As Google tackles the content farms gaming their system, the ebook platform has become the newest territory for ripp-off content. Vanessa Zainzinger talks to Mike Essex, author of an influential post on the topic, about the war on spam
Mike Essex has really hit a nerve. One post on UK-based digital marketing agency Koozai’s blog had authors, journalists and publishers jump up in shocking revelation and created a wave of â€˜oh-my-god-look-at-this articlesâ€™ all over the web. The big epiphany was ebook content farms. While ebook platforms like Amazon’s Kindle store, Apple, Smashwords and Lulu have given aspiring authors a chance to publish their work quicker than ever, they are also making life worryingly easy for scammers. With little or no copyright detectors, no barrier stands between someone else’s content, the copy-and-paste function and an upload button. These online stores are full of plagiarized content.
It is hard to believe just how quickly and easily stolen content is up online and ready for sale. Even more unbelievable is how little attention has been given to the problem. The concept of content farms is old hat since Google ‘fought’ the likes of them with its now infamous algorithm update Panda, yet the farms’ business re-location has left ebook vendors unimpressed. The spam-attack could not have come as a surprise, Mike Essex tells Spike in an interview about his views on the issue.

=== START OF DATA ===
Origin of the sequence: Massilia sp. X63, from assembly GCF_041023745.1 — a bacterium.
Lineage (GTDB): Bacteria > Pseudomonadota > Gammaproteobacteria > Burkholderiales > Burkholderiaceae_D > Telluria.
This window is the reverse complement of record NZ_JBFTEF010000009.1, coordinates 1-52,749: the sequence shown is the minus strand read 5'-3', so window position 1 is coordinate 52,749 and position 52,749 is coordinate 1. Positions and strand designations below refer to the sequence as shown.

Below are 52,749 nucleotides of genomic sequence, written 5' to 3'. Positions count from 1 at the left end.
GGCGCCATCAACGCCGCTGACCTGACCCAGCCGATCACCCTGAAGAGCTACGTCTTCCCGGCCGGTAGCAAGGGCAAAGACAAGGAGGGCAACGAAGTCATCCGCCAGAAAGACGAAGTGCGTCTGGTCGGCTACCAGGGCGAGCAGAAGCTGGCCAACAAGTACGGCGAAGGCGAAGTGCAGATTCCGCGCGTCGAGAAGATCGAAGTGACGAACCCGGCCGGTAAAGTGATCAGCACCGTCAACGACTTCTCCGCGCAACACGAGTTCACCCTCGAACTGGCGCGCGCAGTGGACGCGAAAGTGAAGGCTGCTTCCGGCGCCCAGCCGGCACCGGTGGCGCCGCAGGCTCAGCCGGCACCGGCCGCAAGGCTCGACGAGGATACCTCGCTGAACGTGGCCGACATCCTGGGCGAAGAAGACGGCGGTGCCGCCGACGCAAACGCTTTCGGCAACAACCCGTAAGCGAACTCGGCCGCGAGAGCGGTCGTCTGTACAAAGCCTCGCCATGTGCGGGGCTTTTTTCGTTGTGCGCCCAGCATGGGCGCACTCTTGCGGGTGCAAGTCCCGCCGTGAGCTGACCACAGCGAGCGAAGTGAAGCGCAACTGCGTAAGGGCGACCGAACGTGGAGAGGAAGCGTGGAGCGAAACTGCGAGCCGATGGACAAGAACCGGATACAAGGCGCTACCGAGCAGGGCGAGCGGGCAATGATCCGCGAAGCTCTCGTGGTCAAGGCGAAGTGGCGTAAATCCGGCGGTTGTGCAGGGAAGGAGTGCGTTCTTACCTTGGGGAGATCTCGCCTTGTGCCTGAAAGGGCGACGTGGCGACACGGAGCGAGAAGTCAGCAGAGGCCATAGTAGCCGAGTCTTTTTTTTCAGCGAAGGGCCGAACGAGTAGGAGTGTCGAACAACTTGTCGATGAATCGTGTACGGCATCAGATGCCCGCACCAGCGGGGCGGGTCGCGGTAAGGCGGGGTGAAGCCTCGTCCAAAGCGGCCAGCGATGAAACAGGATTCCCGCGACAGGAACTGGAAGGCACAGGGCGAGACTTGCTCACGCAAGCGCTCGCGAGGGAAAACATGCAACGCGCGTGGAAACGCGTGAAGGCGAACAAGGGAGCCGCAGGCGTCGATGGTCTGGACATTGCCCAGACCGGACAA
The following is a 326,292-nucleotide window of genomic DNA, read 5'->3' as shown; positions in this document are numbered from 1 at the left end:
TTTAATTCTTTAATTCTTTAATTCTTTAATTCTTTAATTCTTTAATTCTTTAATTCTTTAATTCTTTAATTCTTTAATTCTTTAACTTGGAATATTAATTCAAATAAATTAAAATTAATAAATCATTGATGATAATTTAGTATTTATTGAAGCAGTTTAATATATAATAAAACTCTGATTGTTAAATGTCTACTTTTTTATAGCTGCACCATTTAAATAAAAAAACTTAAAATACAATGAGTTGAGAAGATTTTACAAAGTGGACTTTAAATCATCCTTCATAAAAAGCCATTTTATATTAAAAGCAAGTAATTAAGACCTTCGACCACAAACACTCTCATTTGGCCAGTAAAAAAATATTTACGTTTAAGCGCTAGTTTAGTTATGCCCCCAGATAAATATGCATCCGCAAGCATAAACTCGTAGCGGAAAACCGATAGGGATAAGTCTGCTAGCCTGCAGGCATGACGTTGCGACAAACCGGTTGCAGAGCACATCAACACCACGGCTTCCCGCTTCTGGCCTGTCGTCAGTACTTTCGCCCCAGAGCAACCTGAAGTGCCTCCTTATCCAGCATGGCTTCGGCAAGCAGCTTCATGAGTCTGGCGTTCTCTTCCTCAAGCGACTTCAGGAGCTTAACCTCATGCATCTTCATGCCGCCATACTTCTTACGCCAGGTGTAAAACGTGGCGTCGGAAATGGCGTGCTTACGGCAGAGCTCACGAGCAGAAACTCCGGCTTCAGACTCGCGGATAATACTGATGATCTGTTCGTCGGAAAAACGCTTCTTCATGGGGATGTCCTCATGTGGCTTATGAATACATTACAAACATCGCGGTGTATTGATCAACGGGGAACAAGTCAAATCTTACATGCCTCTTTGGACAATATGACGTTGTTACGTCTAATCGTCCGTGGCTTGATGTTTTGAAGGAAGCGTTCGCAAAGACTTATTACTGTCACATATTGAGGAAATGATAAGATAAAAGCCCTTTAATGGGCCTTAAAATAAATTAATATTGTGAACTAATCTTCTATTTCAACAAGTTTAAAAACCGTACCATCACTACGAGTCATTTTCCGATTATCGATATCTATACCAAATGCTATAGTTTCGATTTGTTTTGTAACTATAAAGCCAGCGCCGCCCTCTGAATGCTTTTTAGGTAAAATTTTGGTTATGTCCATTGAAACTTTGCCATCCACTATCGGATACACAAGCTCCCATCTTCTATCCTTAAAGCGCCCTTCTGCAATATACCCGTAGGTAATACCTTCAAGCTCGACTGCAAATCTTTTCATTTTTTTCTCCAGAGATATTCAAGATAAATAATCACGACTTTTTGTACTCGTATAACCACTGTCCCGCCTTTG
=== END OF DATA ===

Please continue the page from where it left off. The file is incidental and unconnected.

The search specialist says, “it would have been naive for Amazon and other providers to not predict that their systems would be manipulated, as any open system that allows anyone to add content will always be ripe for manipulating. Amazon have to fight con artists everyday through their marketplace by trying to stop people selling counterfeit goods, so they are already aware of many of these problems via this channel.”
Content farms are companies which create thousands of pieces of low quality content each day, targeted to search engines. Their profit is made from advertising revenue. The content farm issue became a real trend last year with the rise of Demand Media and Answers.com. The system works just as well with ebooks, as long as nothing hinders â€œfarmersâ€ from pumping out books filled with content stolen from blogs, Wikipedia or other ebooks and submitting it without being scrutinized.
â€œI think the issue has remained hidden so long because people tended to look at content farms as a means of getting advert revenue and links to a website. For ebooks the only benefit is to gain revenue from ebook sales,â€ Mike explains. He suggests that the sales factor will make the liability to quantity over quality even worse than it was with conventional content farms. Some spam authors flood the stores with thousands of low quality books, selling their copied and pasted rubbish for 99p each and gaining considerable profit from it. Searching for Manuel Ortiz Braschi in the Amazon Kindle store, for example, will provide you with 3,162 results for strikingly useful titles such as How to Take Care of Your Pet Iguana, How to Adopt a Baby or â€“ my personal favourite â€“ 30 Writing Tips for ebook Authors: how anyone can become a better writer by following time tested writing strategies. He might actually have some insight on that last one.